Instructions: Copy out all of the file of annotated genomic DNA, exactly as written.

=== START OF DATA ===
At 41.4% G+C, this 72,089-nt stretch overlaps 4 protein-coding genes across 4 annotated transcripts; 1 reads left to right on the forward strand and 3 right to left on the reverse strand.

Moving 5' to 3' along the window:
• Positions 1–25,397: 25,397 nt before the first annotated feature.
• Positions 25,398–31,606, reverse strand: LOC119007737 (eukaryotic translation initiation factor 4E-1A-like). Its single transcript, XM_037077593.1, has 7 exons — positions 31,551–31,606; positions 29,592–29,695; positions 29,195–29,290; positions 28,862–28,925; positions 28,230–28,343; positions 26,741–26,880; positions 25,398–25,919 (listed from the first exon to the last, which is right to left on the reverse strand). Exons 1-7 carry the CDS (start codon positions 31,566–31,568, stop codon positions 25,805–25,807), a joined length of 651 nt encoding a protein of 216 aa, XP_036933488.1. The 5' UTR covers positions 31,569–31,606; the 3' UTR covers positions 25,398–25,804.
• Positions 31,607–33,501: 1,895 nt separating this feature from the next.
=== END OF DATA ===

At 41.4% G+C, this 72,089-nt stretch overlaps 4 protein-coding genes across 4 annotated transcripts; 1 reads left to right on the forward strand and 3 right to left on the reverse strand.

Moving 5' to 3' along the window:
• Positions 1–25,397: 25,397 nt before the first annotated feature.
• Positions 25,398–31,606, reverse strand: LOC119007737 (eukaryotic translation initiation factor 4E-1A-like). Its single transcript, XM_037077593.1, has 7 exons — positions 31,551–31,606; positions 29,592–29,695; positions 29,195–29,290; positions 28,862–28,925; positions 28,230–28,343; positions 26,741–26,880; positions 25,398–25,919 (listed from the first exon to the last, which is right to left on the reverse strand). Exons 1-7 carry the CDS (start codon positions 31,566–31,568, stop codon positions 25,805–25,807), a joined length of 651 nt encoding a protein of 216 aa, XP_036933488.1. The 5' UTR covers positions 31,569–31,606; the 3' UTR covers positions 25,398–25,804.
• Positions 31,607–33,501: 1,895 nt separating this feature from the next.